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Scientific Name: Elanus leucurus


Not often confused with other raptors, the White-tailed kite can be identified in the field fairly easily. Small to medium in size, kites have long white tails with relatively long, thin and pointed wings. Wing and tail shape help them maintain a hovering position in the air. Adults are white underneath and gray on the back. Sexes are similar in size but the female may be darker on the back. While in flight a characteristic black spot can be seen at the bend of the underside of the wing. Their yellow legs are short, and their toes are stout. Adults have red eyes.

These small-bodied raptors are unique in their hover-hunting style. Rarely seen perch-hunting, like other raptors, these birds hover 5-25 meters off the ground, both early and late in the day. Facing into the wind, they scan back and forth for prey items; while also scanning side to side for predators and competitors. These hovers last between one second to less than one minute. Longer hovers have been recorded during windy conditions. The hover sessions end in either a dive to the ground with wings in a vertical position and feet extended out for prey or to another hover location. Sometimes, these hovers will also end in an interaction with another bird or the kite flying to a perch to end the hunting session.

Length: 12.5 – 15.0″
Wingspan: 40″
Weight: 10.8 – 12.2 oz.

During the early 20th century White-tailed kites were threatened with extinction in North America. However, populations recovered and the species even extended its range in the western United States. Habitat loss, beginning in the 1980’s, has once again threatened the White-tailed kite. This species is both state and federally protected.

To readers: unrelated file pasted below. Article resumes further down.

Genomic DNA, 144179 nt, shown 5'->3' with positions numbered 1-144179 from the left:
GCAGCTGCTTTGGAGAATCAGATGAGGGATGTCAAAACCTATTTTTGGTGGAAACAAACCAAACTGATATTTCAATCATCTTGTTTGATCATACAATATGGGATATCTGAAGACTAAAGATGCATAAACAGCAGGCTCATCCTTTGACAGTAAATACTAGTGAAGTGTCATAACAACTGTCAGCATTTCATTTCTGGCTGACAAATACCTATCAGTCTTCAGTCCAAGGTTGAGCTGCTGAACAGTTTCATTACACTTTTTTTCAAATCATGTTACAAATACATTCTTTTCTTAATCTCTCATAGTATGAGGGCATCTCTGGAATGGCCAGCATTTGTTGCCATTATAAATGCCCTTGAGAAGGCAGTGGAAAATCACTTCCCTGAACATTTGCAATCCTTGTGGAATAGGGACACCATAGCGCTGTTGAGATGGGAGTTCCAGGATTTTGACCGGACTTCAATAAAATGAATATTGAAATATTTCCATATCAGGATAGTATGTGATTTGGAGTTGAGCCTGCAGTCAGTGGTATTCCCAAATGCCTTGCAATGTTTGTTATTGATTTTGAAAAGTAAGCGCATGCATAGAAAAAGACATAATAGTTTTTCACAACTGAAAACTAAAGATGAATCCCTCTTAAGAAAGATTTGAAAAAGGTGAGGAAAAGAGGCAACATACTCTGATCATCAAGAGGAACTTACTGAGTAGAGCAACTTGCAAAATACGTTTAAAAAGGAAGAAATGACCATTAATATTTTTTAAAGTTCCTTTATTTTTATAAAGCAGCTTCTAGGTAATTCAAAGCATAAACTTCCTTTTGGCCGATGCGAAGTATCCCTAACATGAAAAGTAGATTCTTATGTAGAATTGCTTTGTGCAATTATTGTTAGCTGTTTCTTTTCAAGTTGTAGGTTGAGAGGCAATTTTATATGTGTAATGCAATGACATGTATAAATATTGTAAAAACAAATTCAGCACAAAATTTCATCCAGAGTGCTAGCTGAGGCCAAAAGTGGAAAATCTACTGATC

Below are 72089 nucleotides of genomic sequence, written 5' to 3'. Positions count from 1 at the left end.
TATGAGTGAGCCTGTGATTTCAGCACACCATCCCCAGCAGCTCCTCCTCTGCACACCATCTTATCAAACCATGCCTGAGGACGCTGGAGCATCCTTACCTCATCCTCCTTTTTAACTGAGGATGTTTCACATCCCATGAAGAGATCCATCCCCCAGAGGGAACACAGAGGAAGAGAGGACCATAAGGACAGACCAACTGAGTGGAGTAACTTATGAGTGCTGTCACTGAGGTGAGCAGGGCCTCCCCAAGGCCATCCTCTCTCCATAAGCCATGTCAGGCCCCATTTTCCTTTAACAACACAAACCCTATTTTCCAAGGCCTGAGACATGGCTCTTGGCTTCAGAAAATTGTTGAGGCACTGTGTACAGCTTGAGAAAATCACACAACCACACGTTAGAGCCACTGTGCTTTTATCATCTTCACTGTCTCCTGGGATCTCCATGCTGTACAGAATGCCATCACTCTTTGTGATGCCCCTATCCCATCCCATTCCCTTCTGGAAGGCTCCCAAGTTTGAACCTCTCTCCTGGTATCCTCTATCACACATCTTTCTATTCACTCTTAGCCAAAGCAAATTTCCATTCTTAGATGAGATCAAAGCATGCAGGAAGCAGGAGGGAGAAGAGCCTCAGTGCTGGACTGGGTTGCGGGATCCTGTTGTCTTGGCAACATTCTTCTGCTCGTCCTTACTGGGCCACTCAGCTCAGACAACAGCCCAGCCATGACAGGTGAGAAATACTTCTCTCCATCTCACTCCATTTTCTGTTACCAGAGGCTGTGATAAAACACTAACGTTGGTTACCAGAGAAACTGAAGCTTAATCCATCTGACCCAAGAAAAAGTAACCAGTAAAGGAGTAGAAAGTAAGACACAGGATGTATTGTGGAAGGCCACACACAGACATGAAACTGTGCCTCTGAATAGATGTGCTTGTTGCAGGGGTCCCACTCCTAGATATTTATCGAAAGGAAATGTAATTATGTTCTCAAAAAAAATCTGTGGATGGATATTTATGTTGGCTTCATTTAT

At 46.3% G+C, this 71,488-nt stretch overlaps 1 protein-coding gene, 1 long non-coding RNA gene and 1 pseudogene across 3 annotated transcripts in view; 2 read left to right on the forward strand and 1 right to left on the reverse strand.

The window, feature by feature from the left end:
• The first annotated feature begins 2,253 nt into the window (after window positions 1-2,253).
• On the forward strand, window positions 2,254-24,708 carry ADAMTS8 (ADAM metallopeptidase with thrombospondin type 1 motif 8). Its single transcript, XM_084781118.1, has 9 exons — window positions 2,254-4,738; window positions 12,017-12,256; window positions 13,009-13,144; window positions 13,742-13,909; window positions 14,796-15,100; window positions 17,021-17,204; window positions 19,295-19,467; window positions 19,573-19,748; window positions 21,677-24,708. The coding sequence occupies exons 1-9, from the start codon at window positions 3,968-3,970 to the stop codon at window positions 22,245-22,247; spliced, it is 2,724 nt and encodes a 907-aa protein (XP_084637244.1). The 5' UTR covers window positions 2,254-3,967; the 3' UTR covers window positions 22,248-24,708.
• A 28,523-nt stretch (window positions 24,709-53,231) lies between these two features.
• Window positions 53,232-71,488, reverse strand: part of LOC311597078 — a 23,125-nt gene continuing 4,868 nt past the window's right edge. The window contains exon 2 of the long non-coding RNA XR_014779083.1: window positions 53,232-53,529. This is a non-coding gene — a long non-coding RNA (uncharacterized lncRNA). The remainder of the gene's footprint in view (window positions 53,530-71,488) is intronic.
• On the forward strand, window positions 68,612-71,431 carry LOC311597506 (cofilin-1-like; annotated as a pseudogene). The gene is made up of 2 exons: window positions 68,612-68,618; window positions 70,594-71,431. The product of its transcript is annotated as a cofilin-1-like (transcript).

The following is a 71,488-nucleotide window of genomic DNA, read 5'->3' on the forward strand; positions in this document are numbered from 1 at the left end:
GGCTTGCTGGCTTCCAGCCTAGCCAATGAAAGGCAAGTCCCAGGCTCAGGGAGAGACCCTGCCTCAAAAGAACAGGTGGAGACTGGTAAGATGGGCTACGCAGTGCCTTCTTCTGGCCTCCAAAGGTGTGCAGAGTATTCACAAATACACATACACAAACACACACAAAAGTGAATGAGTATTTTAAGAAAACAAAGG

Hover hunting requires open spaces. Habitats that are used by the white tailed kite include: low elevation grasslands, agricultural areas, wetlands and savannas.

White-tailed kites are small mammal specialists, with over 95% of their prey items consisting of rodents. Other items, such as lizards, birds and insects, are taken incidentally.

Most common call is a kewt, given singly or spaced by 1-2 seconds. Resembles an osprey call but is more whistle-like. Another common call is the eee-grack which sounds much like a frog call. Babies have a loud, raspy hunger call that is fairly insistent.

They are tree nesters and build stick nests, which can start fairly early in winter, soon after courtship – which can be as early as December. The nest building occurs slowly over the course of several weeks, and the nest is then lined with grass, weeds or leaves. Rigid territoriality is not seen in this species. During the breeding season pairs do protect an area from conspecifics; however, the size of this area depends on prey abundance and nest site availability. During the non-breeding season, kites can be found in small stands of trees communally roosting with more than 100 individuals. Usually, though, these communal roosts have between 10-40 individuals. Population density at these roost sites is limited by the abundance of prey in the area.

Relatively new to the Willamette Valley of Oregon, there has not yet been a White-tailed kite brought into care at the Cascades Raptor Center. Habitat is being lost to increased residential and commercial development of open areas in all western states and in Florida.

range map for white-tailed kites

Breeds in North America in the states of Florida, Texas, Oregon and California. Most individuals are found in California. This species also breeds in Central and South America. Most individuals remain in their breeding range during the non-breeding season; however, the hunting area needed to support an individual may increase during the winter months. May be nomadic in winter if prey is base is very low.


Special Thanks for range maps:

Dan Gleason
BGleason Design & Illustration
Commercial & Scientific Illustration, Graphic Design
CraneDance Communications
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